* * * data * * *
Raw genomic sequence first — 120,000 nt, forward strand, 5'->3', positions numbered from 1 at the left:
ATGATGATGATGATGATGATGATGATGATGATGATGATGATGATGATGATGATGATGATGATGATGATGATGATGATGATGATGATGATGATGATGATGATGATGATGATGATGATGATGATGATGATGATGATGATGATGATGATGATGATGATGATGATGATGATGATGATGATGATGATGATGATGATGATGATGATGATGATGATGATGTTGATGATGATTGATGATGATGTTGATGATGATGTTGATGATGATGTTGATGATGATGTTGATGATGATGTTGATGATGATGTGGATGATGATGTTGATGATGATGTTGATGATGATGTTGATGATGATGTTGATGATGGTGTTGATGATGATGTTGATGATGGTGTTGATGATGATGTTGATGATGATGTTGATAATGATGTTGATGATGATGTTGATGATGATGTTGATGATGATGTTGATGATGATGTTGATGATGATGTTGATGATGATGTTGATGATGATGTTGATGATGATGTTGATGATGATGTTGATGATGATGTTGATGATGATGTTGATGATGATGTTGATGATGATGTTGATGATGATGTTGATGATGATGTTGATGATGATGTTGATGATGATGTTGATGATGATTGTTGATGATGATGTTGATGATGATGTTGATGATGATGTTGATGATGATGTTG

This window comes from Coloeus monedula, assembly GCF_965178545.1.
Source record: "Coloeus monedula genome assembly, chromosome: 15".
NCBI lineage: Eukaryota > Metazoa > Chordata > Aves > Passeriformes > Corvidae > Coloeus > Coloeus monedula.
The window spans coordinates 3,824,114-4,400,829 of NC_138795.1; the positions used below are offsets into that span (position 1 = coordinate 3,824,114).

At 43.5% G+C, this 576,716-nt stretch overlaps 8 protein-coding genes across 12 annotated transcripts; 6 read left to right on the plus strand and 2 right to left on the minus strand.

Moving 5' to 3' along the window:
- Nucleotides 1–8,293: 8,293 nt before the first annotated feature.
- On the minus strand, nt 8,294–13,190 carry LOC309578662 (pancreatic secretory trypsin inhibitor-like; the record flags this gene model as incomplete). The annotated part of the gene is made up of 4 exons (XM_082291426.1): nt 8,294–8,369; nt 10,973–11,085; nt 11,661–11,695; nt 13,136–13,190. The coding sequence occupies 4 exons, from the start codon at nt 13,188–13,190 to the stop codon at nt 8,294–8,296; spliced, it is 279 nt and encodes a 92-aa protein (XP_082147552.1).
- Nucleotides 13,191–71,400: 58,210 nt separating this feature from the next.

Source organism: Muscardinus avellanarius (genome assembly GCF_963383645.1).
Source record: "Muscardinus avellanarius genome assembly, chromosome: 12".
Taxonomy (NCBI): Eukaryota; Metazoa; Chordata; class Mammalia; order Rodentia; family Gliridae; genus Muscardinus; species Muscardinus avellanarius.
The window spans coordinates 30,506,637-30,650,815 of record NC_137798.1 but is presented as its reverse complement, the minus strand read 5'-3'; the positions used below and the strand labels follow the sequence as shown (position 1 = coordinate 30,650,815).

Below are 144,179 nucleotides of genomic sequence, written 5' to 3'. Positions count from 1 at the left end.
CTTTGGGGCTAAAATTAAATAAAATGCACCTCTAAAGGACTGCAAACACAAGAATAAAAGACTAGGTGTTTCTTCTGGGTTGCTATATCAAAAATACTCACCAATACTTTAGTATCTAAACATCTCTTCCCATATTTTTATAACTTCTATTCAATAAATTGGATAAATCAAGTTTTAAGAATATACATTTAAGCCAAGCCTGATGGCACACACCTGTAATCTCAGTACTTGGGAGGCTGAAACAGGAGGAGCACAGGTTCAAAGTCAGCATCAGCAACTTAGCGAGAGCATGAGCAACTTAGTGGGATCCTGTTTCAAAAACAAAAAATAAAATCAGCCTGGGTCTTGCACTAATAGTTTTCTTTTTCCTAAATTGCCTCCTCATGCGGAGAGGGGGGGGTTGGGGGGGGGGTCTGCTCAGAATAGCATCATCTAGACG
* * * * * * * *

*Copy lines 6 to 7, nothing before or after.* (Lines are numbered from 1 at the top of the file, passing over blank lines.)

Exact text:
The window spans coordinates 3,824,114-4,400,829 of NC_138795.1; the positions used below are offsets into that span (position 1 = coordinate 3,824,114).

At 43.5% G+C, this 576,716-nt stretch overlaps 8 protein-coding genes across 12 annotated transcripts; 6 read left to right on the plus strand and 2 right to left on the minus strand.